A look at administrative structure of Taliban in Badakhshan?

As protests expand in Badakhshan, questions arise about its administrative structure. Residents say that most key positions in the province are occupied by people from other provinces.

According to information gathered, the Taliban’s governor for Badakhshan is from Kandahar, the deputy governor from Takhar, the police commander from Parwan, and the Taliban’s security chief for the province is from Laghman.

Many from Badakhshan say that due to internal disagreements among the residents and a lack of trust by the Taliban leadership, most officials in the province are from other regions.

As protests intensified, the question of how the administrative structure in Badakhshan operates has preoccupied many.

Badakhshan has an estimated population of over one million, predominantly comprised of Tajiks and Uzbeks.

However, those placed in senior positions are not native residents of Badakhshan.

Residents of Badakhshan recently protested what they describe as the mismanagement by the Taliban, critiquing that many provincial leadership positions are filled by officials from other regions.

The governor of Badakhshan, Mohammad Ayoub Khalid, hails from Kandahar, while the deputy governor, Aminullah Tayib, comes from Takhar. The province’s security commander, Azizullah Omari, is from Parwan, and the intelligence head is from Laghman. The local population, primarily Tajik and Uzbek and estimated to exceed one million, has voiced concerns over these appointments.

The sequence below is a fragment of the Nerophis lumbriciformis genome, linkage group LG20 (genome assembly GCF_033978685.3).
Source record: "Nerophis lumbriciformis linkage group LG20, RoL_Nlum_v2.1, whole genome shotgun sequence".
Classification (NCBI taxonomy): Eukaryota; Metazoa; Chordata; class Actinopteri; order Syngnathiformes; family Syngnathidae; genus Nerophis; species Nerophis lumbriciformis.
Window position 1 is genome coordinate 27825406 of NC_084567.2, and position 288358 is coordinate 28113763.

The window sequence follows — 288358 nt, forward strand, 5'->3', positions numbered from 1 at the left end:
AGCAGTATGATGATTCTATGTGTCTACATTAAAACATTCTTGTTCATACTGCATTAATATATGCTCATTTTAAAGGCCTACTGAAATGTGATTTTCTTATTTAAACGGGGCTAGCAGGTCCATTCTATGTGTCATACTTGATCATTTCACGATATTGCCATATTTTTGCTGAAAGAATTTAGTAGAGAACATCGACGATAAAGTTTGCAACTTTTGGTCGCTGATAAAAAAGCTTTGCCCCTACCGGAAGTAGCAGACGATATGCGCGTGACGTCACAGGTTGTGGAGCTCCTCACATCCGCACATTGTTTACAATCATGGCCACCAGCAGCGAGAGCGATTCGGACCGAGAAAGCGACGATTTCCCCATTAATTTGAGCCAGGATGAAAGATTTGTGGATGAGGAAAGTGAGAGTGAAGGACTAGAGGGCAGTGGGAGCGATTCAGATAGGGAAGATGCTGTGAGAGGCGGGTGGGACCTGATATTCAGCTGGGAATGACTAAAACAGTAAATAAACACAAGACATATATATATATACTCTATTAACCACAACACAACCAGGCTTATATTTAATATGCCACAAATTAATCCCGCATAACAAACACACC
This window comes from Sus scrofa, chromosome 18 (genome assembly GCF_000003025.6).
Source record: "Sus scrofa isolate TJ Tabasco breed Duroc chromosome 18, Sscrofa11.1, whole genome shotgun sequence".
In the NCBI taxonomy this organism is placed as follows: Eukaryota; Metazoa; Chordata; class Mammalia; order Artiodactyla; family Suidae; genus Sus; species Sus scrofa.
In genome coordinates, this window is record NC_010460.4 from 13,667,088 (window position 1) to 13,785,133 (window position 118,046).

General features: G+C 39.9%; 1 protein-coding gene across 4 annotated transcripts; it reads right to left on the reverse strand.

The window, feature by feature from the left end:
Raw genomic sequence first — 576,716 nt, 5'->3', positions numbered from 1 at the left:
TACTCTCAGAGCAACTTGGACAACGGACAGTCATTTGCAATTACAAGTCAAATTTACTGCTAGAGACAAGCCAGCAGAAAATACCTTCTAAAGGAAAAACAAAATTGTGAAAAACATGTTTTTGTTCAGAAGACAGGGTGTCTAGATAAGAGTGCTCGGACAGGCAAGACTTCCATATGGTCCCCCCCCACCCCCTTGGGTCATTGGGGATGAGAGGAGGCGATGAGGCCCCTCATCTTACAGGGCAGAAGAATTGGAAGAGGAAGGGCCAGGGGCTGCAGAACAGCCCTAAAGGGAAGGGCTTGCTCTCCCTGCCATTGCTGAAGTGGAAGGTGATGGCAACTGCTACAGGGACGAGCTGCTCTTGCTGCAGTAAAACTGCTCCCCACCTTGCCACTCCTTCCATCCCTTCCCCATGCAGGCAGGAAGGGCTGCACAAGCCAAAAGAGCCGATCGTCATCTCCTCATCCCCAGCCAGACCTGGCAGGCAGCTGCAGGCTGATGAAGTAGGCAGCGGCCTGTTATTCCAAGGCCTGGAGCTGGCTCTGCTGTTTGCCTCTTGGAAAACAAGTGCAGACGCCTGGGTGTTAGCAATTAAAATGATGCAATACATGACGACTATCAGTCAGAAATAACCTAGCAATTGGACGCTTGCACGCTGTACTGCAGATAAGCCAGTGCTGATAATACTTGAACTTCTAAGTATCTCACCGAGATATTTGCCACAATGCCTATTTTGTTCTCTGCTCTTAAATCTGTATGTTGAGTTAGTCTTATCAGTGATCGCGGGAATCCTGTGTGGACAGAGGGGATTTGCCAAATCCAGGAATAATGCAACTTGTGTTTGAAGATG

Khalid, appointed in September of the previous year by the Taliban’s leader, previously served as governor in Kunar and commanded eastern Afghanistan’s Taliban forces. He is reportedly a close associate of both the Taliban’s leader and the infamous commander Daudullah. Tayib, appointed this past January, previously worked as Takhar’s border forces commander and was deputy head of the 313 Corps. Both are of Pashtun ethnicity.

Residents have expressed mistrust toward the Taliban, citing a lack of inclusiveness and the displacement of local members from significant positions. “This is an ethnic government. It doesn’t even trust its members from Badakhshan, instead appointing those it trusts from regions like Kandahar and Helmand,” said Mohammad Nazif Shahrani, a university lecturer.

Earlier protests against these appointments saw demonstrators chanting anti-Taliban slogans, with at least two protestors killed and about 15 others wounded when Taliban forces opened fire.

The Taliban’s governance, criticized nationally and internationally for its lack of inclusivity, holds power in a province strategically located in northeastern Afghanistan, bordering Tajikistan, Pakistan, and China, and adjacent to the provinces of Kapisa, Panjshir, and Takhar.